Advertisement

Uzbekistan

  • Barry Turner
Part of the The Statesman’s Yearbook book series (SYBK)

Abstract

Descended from nomadic Mongol tribes who settled in Central Asia in the 13th century, the Uzbeks came under Russian control in the late 19th century. In Oct. 1917 the Tashkent Soviet assumed authority. The semi-independent Khanates of Khiva and Bokhara were first (1920) transformed into People’s Republics, then (1923–24) into Soviet Socialist Republics, and finally merged in the Uzbek SSR and other republics. On 20 June 1990 the Supreme Soviet adopted a declaration of sovereignty and in Aug. 1991, following an unsuccessful coup, declared independence as the Republic of Uzbekistan. In Dec. 1991 Uzbekistan became a member of the CIS.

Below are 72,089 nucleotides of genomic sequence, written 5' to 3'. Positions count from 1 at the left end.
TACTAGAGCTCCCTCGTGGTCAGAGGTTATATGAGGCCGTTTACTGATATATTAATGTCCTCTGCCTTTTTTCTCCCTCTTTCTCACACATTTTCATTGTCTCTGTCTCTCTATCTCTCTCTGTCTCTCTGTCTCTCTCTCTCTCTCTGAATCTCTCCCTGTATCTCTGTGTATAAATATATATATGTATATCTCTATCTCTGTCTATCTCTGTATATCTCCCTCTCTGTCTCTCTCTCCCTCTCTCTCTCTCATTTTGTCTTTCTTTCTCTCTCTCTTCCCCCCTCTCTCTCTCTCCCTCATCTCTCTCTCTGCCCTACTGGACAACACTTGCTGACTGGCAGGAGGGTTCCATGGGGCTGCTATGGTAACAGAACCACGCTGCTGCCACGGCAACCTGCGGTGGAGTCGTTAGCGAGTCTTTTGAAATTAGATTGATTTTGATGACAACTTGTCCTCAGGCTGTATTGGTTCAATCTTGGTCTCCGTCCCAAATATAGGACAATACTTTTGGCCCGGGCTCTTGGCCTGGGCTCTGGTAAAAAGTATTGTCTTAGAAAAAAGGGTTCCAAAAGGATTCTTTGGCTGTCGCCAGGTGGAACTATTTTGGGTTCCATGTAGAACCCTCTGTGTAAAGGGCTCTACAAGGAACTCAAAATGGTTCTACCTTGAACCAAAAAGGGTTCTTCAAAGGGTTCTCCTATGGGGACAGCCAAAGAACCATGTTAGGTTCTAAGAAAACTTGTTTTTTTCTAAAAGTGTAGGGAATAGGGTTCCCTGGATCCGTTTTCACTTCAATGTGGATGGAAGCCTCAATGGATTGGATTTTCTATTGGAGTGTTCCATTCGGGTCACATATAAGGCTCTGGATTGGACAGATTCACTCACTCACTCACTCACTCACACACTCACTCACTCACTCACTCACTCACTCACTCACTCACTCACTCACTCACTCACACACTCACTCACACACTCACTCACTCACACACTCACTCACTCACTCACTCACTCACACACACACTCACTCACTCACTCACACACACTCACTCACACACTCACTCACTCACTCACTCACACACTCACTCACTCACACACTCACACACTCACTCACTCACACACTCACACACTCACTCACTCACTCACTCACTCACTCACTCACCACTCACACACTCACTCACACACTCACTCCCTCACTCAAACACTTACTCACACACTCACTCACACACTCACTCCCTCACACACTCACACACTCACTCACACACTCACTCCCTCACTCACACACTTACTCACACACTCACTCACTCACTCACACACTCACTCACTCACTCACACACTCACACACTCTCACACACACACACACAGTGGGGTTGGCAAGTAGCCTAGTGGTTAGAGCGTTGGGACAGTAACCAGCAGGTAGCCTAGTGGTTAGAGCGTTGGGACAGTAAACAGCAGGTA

Keywords

Silk Road Foreign Economic Soviet Socialist Republic Deputy Prime Minister Autonomous Republic 
These keywords were added by machine and not by the authors. This process is experimental and the keywords may be updated as the learning algorithm improves.
Uzbekiston Respublikasy

Preview

Unable to display preview. Download preview PDF.

Unable to display preview. Download preview PDF.

Further Reading

  1. Bohr, A. (ed.) Uzbekistan: Politics and Foreign Policy. The Brookings Institution, Washington (D.C.), 1998Google Scholar
  2. Kalter, J. and Pavaloi, M., Uzbekistan: Heir to the Silk Road. Thames and Hudson, London. 1997Google Scholar
  3. Kangas, R. D., Uzbekistan in the Twentieth Century: Political Development and the Evolution of Power. New York, 1994Google Scholar
  4. Melvin, N. J., Uzbekistan: Transition to Authoritarianism on the Silk Road. Routledge, London. 2000Google Scholar

Copyright information

© Palgrave Macmillan, a division of Macmillan Publishers Limited 2003

Authors and Affiliations

  • Barry Turner

There are no affiliations available

Personalised recommendations